Portsmouth August 26th 1940, the lone spitfire of Squadron Leader Sandy Johnstone breaks the ranks and picks off one of the menacing Heinkels only to encounter an equally determined attack from a BF109. <br><br>We were brought to readiness in the middle of lunch and scrambled to intercept mixed bag of 100+ Heinkel IIIs and DO 17s approaching Portsmouth from the South.  The controller did a first class job and positioned us one thousand feet above the target. with the sun  behind us, allowing us to spot the raiders from a long way off. No escorting Messchersmitts were in sight at the time, although a sizable force was to turn up soon after. then something strange happened.  I was about to give a ticking off to our chaps for misusing the R/T when I realised I was listening to German voices. It appeared we were both using the same frequency and, although having no knowledge of the language it sounded from the monotonous flow of the conversation that they were unaware of our presence. as soon  as we dived towards the leading formation, however we were assailed immediately to loud shouts of  Achtung Spitfuern Spitfuern! as our bullets began to take their toll.  In spite of having taken jerry by surprise our bag was only six, with others claimed as damaged, before the remainder dived for cloud cover and turned for home. In the meantime the escorting fighters were amongst us when two of our fellows were badly shot up. Hector Maclean stopped a cannon shell on his cockpit, blowing his foot off above the ankle although, in spite of his grave injuries, he managed to fly his spitfire back to Tangmere to land with wheels retracted. Cyril Babbages aircraft was also badly damaged in the action. forcing him to abandon it and take to his parachute. He was ultimately picked up by a rescue launch and put ashore at Bognor, having suffered only minor injuries.  I personally accounted for one Heinkel III in the action (Sandy Johnson) . <br><br>No. 602 City of Glasgow auxiliary squadron was a household name long before WWII began. It had been the first auxiliary squadron to get into the air in 1925, two of its members, Lord Clydeside and David McIntyre  were the first to conquer Mount Everest in 1933, the squadron sweeped the board in gunnery and bombing in 1935, beating the regular squadrons at their own game. It was the first auxiliary Squadron to be equipped with Spitfire Fighters as far back as March 1939 and it was the first squadron to shoot down the first enemy aircraft on British soil.  The squadron moved south from Drem airfield in East Lothian on August 14th 1940 to relieve the already battered no. 145 squadron at Westhampnett, Tangmeres satelitte station in Sussex. The squadron suffered 5 casualties during the battle. The squadron remained at Westhampnett until December 1940 to be replaced by no. 610 auxiliary airforce squadron. No 602 squadron itself remained active up until 1957 when it was put into mothballs.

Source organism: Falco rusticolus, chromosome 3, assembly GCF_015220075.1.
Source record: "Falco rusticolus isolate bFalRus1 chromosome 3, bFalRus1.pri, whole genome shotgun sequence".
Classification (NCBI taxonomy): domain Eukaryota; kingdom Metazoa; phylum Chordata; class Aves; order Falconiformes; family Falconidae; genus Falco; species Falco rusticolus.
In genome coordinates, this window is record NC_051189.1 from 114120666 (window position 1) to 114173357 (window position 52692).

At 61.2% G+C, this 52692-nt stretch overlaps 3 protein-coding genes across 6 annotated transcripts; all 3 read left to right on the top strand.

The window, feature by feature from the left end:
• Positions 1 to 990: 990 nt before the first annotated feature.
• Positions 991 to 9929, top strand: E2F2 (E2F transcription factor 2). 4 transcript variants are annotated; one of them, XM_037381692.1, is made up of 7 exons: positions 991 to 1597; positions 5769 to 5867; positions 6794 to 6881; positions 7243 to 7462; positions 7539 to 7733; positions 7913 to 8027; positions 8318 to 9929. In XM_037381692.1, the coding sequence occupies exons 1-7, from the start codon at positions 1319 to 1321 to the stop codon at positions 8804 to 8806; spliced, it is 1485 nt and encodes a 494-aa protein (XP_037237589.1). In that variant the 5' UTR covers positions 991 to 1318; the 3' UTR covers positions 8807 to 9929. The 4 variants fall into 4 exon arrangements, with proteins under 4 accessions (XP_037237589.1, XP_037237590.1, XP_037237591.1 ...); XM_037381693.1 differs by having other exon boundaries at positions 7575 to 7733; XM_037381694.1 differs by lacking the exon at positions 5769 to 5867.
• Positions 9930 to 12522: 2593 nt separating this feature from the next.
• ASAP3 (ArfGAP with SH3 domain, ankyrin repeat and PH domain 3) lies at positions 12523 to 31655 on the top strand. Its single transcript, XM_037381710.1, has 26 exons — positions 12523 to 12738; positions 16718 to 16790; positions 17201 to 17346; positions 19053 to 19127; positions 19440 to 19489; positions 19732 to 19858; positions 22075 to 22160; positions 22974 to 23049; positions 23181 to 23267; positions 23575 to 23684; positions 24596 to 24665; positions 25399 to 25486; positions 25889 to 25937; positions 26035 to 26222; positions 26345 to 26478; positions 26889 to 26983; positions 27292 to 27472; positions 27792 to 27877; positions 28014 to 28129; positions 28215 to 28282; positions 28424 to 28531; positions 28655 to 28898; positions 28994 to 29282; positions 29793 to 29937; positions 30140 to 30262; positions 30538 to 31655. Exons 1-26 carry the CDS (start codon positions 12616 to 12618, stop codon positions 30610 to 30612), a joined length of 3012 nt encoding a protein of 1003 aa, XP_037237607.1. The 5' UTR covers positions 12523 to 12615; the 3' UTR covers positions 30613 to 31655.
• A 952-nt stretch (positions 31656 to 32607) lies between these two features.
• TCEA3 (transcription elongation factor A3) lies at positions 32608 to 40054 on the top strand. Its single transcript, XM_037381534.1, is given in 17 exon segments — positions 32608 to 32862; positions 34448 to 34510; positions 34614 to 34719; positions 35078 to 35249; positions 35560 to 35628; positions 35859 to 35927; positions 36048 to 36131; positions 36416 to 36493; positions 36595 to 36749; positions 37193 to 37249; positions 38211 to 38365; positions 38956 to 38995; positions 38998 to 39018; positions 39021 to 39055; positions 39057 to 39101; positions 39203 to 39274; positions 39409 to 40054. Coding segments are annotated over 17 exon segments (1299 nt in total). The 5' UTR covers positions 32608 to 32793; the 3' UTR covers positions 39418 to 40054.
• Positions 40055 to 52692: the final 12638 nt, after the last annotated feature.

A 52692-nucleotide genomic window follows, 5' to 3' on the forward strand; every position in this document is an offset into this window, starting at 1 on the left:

Gauntlet by Anthony Saunders (GS)
£250.00
 New Zealand's highest scoring ace, with 25 victories to his credit, proved himself to be an extraordinary and resourceful leader.  Whilst on a routine patrol in September 1918, Keith Logan 'Grid' Caldwell's 74 Sqn SE5a was involved in a mid-air collision with another SE5a, the impact breaking one of Caldwell's struts and destroying the aerodynamics of his aircraft, which promptly dropped 1,000 ft and went into a flat spin.  Incredibly, Caldwell climbed from the cockpit of his stricken machine and held the broken strut together with his left hand whilst keeping his right hand on the joystick, somehow steering his wayward fighter out of danger and over friendly territory.  With no hope of a safe landing, the Kiwi jumped clear of the SE5a just a second or so before it impacted with the ground. Astounded British soldiers in a nearby trench saw Caldwell stand, dust himself off and walk casually toward them.  He returned to his unit and continued flying until the end of the war.

The Tenacious Grid Caldwell by Ivan Berryman. (AP)
£120.00
 Sunday 15 September 1940 and Luftwaffe supremo Hermann Goering believed victory over the RAF was at hand. Today, he decreed, would be the day that his 'glorious' Luftwaffe would finally break the back of Fighter Command's stubborn resistance. Or so he believed. In response to a massed formation of enemy aircraft detected heading for London, Air Vice Marshal Keith Park commanding 11 Group scrambled his squadrons. He also requested that 12 Group bring Douglas Bader's 'Big Wing' down from Duxford. Every available pilot and machine was committed. Prime Minister Winston Churchill turned to Park and asked +What other reserves have we+ +There are none+, Park replied. Bader now had five squadrons racing south, meeting what remained of the enemy on the outskirts of London. With a successful morning behind them the RAF fighters raced back to re-fuel and re-arm. Just after 14.00 hrs another enemy battle group was observed and this time the formations were even larger. Bader's Wing was scrambled once more.

The Greatest Day by Robert Taylor. (B)
£275.00

Battle of Britain Timeline of Related Info : 17th January